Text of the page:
Optical coherence tomographic angiography identifies peripapillary microvascular dilation and focal non-perfusion in giant cell arteritis

      Aims We set out to determine the optical coherence tomographic angiography (OCT-A) characteristics of arteritic anterior ischaemic optic neuropathy (AAION) in the context of giant cell arteritis (GCA). Methods This is an observational case series of four patients with AAION secondary to GCA, three with unilateral AAION and one with bilateral AAION. We reviewed the charts, fundus photography, visual fields, fluorescein angiography (FA) and OCT-A images for all patients to identify a unifying theme in a range of AAION clinical severity. Imaging of two healthy control eyes from two patients of similar age to the patients in our series were ...

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    7. Congenital anomalies of the optic disc: insights from optical coherence tomography imaging

      Congenital anomalies of the optic disc: insights from optical coherence tomography imaging

      Purpose of review Congenital anomalies of the optic nerve are rare but significant causes of visual dysfunction in children and adults. Accurate diagnosis is dependent on a thorough funduscopic examination, but can be enhanced by imaging information garnered from optical coherence tomography (OCT). We review common congenital optic nerve anomalies, including optic disc pit, optic nerve coloboma, morning glory disc anomaly, and hypoplasia of the optic nerve, review their systemic associations, and discuss insights from OCT imaging. Recent findings Optic disc pits are a result of a defect in the lamina cribrosa and abnormal vitreomacular adhesions have been shown to ...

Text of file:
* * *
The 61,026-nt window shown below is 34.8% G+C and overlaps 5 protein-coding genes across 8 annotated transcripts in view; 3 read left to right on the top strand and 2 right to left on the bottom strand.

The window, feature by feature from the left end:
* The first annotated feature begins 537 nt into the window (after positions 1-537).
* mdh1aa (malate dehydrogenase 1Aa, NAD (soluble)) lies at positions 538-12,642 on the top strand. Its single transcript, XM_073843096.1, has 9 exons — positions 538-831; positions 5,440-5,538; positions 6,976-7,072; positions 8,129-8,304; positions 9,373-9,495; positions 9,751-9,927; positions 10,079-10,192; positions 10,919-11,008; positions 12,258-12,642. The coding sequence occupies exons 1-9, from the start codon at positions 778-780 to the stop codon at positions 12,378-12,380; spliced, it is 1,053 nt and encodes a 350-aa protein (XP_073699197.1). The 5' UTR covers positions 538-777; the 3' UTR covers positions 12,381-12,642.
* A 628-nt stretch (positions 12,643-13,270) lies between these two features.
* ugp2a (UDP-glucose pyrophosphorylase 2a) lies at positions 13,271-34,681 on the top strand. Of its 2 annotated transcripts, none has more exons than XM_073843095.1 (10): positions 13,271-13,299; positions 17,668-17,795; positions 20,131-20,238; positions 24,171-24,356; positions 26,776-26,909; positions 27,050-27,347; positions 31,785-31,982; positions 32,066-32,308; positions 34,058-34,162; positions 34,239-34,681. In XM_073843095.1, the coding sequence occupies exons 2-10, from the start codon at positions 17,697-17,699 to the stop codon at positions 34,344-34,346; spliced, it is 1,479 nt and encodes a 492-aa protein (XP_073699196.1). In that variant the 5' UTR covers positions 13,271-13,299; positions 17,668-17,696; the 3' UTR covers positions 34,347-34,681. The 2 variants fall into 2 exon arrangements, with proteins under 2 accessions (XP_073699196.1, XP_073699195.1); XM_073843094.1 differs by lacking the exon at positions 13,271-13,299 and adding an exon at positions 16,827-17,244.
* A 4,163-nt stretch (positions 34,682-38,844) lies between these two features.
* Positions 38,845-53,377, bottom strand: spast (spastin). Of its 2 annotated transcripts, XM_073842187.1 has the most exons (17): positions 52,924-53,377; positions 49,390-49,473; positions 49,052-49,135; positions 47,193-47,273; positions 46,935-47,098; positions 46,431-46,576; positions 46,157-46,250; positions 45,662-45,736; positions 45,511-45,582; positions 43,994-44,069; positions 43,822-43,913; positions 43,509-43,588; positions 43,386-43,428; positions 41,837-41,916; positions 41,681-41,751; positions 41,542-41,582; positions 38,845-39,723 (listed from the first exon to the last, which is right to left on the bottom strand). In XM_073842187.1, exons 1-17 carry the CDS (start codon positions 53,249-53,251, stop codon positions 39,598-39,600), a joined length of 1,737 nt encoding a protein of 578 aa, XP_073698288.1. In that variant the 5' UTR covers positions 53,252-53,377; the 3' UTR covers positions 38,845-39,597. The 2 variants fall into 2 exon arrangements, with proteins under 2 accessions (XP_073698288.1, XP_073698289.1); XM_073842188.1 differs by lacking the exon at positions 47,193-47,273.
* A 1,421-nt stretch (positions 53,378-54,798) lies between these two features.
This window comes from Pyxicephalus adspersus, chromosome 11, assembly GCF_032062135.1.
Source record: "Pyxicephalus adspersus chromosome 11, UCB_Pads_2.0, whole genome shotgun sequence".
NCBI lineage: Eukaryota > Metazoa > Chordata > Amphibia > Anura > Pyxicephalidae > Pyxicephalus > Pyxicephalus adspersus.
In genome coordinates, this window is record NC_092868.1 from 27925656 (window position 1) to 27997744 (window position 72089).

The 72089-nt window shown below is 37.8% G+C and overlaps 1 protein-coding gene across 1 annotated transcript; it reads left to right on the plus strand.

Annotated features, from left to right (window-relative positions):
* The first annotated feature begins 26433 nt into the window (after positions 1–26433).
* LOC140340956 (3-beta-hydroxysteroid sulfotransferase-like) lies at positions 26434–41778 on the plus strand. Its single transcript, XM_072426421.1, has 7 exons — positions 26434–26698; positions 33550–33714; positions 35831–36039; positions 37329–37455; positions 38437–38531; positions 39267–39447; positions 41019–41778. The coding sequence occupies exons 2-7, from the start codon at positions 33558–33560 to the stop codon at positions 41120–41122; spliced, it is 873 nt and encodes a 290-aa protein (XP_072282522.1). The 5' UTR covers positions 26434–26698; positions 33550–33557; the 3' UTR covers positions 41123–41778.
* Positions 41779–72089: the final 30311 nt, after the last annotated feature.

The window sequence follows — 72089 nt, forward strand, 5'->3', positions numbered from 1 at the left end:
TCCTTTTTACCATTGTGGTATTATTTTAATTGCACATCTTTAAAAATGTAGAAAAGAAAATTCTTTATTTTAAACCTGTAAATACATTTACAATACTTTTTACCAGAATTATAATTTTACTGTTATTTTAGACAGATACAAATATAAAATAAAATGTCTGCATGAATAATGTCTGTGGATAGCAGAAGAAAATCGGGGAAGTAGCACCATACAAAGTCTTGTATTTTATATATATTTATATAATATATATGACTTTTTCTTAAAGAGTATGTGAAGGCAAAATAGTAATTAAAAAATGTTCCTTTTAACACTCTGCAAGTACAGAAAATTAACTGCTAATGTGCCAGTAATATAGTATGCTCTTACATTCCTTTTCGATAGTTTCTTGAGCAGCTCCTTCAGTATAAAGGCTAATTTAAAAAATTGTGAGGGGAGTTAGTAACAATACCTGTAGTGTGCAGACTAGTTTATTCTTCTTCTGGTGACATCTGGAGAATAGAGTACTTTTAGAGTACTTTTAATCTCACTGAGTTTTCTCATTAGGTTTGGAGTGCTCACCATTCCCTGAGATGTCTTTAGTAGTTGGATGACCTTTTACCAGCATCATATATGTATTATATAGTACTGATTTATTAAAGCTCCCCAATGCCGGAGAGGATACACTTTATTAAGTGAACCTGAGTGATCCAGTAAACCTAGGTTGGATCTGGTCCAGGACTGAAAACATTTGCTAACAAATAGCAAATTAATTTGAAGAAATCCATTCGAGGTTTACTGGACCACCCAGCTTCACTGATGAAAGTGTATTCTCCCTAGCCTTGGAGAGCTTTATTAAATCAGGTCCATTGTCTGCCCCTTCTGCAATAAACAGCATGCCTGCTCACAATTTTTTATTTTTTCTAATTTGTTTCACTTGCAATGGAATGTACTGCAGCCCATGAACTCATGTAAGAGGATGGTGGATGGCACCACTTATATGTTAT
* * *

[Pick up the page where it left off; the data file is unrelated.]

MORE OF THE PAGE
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    8. Focal Capillary Dropout Associated With Optic Disc Drusen Using Optical Coherence Tomographic Angiography

      Focal Capillary Dropout Associated With Optic Disc Drusen Using Optical Coherence Tomographic Angiography

      Optic disc drusen may be a cause of visual field defects and visual loss. The mechanism by which this occurs is unclear. We report a patient who developed decreased vision in the right eye and was found to have a heavy burden of superficial optic disc drusen. Optical coherence tomography (OCT) confirmed focal retinal nerve fiber layer thinning that corresponded with the distribution of drusen. OCT angiography, with superficial laminar segmentation, showed focal capillary attenuation overlying the most prominent drusen. These findings demonstrate alterations in the superficial retinal capillary network associated with optic disc drusen.